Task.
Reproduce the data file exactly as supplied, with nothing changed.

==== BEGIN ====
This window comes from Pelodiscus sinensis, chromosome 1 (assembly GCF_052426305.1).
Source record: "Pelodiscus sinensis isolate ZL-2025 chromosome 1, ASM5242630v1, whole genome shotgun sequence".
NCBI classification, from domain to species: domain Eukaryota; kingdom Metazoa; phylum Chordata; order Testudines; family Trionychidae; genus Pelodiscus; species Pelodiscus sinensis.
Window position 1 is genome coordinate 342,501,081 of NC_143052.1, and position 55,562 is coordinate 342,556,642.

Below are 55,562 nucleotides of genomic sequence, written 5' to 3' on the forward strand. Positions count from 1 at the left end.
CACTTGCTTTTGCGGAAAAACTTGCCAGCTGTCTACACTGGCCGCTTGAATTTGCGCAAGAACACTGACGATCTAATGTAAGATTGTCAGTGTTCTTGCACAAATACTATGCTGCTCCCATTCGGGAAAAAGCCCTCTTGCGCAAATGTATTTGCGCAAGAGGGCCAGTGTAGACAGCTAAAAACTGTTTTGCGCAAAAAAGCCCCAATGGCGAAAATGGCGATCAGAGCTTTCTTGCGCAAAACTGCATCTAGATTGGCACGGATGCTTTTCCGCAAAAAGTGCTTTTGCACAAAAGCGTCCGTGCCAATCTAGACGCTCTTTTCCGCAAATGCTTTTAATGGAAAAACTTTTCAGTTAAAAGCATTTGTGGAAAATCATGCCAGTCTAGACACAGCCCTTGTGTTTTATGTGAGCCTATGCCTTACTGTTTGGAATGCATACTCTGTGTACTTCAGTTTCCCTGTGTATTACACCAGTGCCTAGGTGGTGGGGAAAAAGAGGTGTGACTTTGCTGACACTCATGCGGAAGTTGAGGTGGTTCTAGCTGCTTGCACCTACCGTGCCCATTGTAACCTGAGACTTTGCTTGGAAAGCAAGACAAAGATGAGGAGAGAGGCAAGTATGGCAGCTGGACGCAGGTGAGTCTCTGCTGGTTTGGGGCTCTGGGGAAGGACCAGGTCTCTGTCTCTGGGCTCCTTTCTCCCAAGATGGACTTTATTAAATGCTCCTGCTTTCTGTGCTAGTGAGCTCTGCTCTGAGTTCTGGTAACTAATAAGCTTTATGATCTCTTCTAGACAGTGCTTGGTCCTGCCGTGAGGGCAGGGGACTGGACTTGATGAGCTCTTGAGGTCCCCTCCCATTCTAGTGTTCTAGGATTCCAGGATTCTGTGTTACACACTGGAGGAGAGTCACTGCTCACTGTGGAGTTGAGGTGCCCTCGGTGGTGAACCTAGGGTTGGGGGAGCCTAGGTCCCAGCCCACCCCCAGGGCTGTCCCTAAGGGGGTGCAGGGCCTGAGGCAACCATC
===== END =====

This window comes from Pelodiscus sinensis, chromosome 1 (assembly GCF_052426305.1).
Source record: "Pelodiscus sinensis isolate ZL-2025 chromosome 1, ASM5242630v1, whole genome shotgun sequence".
NCBI classification, from domain to species: domain Eukaryota; kingdom Metazoa; phylum Chordata; order Testudines; family Trionychidae; genus Pelodiscus; species Pelodiscus sinensis.
Window position 1 is genome coordinate 342,501,081 of NC_143052.1, and position 55,562 is coordinate 342,556,642.

Below are 55,562 nucleotides of genomic sequence, written 5' to 3' on the forward strand. Positions count from 1 at the left end.
CACTTGCTTTTGCGGAAAAACTTGCCAGCTGTCTACACTGGCCGCTTGAATTTGCGCAAGAACACTGACGATCTAATGTAAGATTGTCAGTGTTCTTGCACAAATACTATGCTGCTCCCATTCGGGAAAAAGCCCTCTTGCGCAAATGTATTTGCGCAAGAGGGCCAGTGTAGACAGCTAAAAACTGTTTTGCGCAAAAAAGCCCCAATGGCGAAAATGGCGATCAGAGCTTTCTTGCGCAAAACTGCATCTAGATTGGCACGGATGCTTTTCCGCAAAAAGTGCTTTTGCACAAAAGCGTCCGTGCCAATCTAGACGCTCTTTTCCGCAAATGCTTTTAATGGAAAAACTTTTCAGTTAAAAGCATTTGTGGAAAATCATGCCAGTCTAGACACAGCCCTTGTGTTTTATGTGAGCCTATGCCTTACTGTTTGGAATGCATACTCTGTGTACTTCAGTTTCCCTGTGTATTACACCAGTGCCTAGGTGGTGGGGAAAAAGAGGTGTGACTTTGCTGACACTCATGCGGAAGTTGAGGTGGTTCTAGCTGCTTGCACCTACCGTGCCCATTGTAACCTGAGACTTTGCTTGGAAAGCAAGACAAAGATGAGGAGAGAGGCAAGTATGGCAGCTGGACGCAGGTGAGTCTCTGCTGGTTTGGGGCTCTGGGGAAGGACCAGGTCTCTGTCTCTGGGCTCCTTTCTCCCAAGATGGACTTTATTAAATGCTCCTGCTTTCTGTGCTAGTGAGCTCTGCTCTGAGTTCTGGTAACTAATAAGCTTTATGATCTCTTCTAGACAGTGCTTGGTCCTGCCGTGAGGGCAGGGGACTGGACTTGATGAGCTCTTGAGGTCCCCTCCCATTCTAGTGTTCTAGGATTCCAGGATTCTGTGTTACACACTGGAGGAGAGTCACTGCTCACTGTGGAGTTGAGGTGCCCTCGGTGGTGAACCTAGGGTTGGGGGAGCCTAGGTCCCAGCCCACCCCCAGGGCTGTCCCTAAGGGGGTGCAGGGCCTGAGGCAACCATC